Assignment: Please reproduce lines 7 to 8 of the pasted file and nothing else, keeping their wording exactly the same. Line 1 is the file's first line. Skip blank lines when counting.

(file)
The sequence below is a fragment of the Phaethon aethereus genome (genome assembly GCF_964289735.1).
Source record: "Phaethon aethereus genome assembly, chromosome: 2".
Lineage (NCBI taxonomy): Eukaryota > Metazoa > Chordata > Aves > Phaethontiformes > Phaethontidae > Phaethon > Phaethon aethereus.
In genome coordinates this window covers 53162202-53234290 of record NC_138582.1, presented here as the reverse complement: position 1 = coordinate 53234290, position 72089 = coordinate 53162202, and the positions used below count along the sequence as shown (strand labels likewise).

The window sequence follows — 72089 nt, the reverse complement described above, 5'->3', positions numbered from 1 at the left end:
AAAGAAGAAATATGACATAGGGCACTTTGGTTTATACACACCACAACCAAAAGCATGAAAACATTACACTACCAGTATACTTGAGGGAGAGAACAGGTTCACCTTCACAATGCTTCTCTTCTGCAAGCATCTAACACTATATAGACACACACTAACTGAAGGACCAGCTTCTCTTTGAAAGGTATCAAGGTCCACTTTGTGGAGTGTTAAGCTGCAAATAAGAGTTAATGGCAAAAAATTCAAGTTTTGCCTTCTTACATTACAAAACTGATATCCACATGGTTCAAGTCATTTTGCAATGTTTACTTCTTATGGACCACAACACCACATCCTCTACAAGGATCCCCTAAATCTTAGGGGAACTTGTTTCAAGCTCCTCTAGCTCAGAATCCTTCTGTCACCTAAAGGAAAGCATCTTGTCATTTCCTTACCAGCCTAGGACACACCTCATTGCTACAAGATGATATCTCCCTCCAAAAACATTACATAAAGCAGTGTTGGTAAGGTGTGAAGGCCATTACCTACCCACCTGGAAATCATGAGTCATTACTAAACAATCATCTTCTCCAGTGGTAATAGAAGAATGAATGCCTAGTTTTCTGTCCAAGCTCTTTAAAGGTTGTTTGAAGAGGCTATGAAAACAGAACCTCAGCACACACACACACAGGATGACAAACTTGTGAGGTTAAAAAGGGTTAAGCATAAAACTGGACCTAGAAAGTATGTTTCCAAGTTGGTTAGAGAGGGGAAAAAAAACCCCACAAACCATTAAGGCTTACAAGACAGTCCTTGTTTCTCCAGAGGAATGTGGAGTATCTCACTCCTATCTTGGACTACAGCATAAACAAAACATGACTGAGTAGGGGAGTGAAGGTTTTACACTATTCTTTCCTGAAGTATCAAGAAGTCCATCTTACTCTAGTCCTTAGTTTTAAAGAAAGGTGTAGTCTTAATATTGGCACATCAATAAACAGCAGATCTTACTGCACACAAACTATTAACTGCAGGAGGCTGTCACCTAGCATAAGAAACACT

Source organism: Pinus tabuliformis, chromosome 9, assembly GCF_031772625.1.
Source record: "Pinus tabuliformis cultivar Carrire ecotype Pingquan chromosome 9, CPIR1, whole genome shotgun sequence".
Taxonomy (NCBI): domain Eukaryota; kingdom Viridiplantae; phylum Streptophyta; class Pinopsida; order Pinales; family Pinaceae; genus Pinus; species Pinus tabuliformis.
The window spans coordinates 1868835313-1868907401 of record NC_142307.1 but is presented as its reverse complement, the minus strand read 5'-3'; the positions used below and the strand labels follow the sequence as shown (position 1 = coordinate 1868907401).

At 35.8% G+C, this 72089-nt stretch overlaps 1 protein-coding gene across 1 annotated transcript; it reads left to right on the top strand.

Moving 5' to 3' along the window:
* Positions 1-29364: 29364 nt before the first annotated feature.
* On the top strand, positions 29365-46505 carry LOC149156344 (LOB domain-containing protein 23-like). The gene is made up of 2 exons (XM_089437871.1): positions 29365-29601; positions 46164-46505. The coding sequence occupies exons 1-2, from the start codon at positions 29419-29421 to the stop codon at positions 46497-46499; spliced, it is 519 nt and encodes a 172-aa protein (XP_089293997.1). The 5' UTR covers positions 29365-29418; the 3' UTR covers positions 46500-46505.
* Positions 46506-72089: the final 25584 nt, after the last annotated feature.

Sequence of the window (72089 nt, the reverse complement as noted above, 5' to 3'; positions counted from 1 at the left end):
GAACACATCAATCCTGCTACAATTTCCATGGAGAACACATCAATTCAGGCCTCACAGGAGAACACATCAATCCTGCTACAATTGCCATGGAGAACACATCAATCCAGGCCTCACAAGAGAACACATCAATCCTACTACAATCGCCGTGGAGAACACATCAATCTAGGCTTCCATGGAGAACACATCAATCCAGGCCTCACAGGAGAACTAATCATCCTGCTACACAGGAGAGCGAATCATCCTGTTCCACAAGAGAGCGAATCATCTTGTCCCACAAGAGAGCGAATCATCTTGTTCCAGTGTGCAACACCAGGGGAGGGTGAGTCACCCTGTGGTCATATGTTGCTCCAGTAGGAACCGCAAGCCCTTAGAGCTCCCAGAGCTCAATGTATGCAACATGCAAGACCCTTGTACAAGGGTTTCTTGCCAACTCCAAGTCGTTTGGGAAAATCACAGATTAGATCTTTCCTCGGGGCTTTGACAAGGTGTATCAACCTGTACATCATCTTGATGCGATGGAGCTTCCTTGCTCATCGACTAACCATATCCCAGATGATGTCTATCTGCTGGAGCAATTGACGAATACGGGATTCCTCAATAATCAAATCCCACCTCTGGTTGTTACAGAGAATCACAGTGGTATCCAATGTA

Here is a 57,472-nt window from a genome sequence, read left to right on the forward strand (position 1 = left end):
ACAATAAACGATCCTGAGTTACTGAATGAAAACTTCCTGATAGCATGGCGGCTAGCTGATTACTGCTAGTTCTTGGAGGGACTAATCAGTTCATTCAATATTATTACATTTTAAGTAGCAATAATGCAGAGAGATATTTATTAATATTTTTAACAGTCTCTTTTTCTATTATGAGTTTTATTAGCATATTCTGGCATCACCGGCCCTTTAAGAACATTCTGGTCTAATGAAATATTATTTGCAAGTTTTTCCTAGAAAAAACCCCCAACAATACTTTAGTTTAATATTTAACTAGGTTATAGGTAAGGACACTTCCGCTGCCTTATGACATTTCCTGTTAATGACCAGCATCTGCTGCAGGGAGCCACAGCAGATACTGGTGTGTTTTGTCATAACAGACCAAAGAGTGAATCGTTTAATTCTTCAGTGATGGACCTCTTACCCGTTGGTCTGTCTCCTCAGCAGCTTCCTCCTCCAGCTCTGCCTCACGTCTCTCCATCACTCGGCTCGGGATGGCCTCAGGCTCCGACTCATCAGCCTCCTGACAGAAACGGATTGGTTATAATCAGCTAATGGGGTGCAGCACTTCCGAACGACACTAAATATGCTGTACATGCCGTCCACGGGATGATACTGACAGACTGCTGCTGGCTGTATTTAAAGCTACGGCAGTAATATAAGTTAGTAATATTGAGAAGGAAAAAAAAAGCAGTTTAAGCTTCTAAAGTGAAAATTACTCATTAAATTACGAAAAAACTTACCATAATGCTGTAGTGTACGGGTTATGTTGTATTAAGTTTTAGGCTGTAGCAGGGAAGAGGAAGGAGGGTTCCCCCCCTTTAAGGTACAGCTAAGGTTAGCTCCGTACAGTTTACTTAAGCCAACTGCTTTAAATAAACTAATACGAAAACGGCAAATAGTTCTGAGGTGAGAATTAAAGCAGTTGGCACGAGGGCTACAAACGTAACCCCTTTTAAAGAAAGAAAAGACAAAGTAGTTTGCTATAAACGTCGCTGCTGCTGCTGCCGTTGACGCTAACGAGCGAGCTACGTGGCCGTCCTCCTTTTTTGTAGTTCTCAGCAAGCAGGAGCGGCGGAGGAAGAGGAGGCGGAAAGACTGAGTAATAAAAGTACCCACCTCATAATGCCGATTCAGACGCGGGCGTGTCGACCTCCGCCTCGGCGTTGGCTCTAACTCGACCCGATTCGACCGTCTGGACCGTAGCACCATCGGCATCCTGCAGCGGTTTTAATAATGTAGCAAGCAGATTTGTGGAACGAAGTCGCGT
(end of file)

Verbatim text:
Source organism: Pinus tabuliformis, chromosome 9, assembly GCF_031772625.1.
Source record: "Pinus tabuliformis cultivar Carrire ecotype Pingquan chromosome 9, CPIR1, whole genome shotgun sequence".